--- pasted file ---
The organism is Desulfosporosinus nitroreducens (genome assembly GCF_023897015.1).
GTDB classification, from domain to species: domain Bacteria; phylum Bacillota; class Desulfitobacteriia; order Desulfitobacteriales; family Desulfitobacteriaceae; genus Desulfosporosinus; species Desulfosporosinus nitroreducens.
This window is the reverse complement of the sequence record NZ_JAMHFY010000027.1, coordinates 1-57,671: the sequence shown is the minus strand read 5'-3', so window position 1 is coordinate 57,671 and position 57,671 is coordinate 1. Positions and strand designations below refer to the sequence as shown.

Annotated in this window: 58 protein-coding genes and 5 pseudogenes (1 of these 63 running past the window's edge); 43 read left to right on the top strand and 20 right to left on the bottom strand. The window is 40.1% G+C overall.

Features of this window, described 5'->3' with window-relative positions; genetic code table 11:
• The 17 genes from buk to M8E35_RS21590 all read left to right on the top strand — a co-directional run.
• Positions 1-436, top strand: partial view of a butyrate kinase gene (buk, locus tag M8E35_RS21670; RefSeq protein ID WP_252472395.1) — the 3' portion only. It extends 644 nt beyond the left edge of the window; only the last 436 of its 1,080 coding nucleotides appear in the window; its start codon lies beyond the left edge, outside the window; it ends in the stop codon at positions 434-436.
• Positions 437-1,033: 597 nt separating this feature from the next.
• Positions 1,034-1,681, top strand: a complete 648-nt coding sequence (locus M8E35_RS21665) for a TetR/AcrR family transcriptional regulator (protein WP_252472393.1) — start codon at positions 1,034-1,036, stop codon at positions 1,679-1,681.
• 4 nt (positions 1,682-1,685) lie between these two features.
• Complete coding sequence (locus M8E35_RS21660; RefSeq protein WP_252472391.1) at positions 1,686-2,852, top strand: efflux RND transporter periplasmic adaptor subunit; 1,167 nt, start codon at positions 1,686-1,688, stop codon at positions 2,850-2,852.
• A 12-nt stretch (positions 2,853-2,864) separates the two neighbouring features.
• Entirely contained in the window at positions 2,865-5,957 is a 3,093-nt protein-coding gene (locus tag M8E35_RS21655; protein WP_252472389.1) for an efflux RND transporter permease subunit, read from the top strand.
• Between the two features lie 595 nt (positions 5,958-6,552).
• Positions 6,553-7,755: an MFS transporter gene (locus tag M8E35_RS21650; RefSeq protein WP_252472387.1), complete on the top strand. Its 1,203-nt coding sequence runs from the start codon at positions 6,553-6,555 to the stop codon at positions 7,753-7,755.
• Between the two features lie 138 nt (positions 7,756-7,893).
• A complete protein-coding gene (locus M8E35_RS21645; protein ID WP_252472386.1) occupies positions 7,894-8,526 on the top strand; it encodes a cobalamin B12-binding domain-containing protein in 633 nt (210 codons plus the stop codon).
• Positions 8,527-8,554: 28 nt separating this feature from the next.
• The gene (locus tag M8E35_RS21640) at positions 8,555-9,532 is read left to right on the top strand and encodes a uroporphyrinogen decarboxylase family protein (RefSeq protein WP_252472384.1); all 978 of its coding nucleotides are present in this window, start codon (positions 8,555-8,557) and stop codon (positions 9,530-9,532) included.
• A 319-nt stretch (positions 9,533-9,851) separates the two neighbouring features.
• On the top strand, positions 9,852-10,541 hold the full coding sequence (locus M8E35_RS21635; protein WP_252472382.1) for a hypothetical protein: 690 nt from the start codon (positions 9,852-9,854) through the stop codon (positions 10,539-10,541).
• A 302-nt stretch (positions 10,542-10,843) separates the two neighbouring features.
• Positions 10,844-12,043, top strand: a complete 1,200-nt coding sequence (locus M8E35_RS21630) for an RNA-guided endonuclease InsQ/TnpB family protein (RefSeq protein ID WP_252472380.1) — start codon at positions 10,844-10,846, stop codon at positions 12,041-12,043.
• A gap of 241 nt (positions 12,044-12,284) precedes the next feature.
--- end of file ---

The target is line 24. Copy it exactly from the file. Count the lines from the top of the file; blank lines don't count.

• A gap of 241 nt (positions 12,044-12,284) precedes the next feature.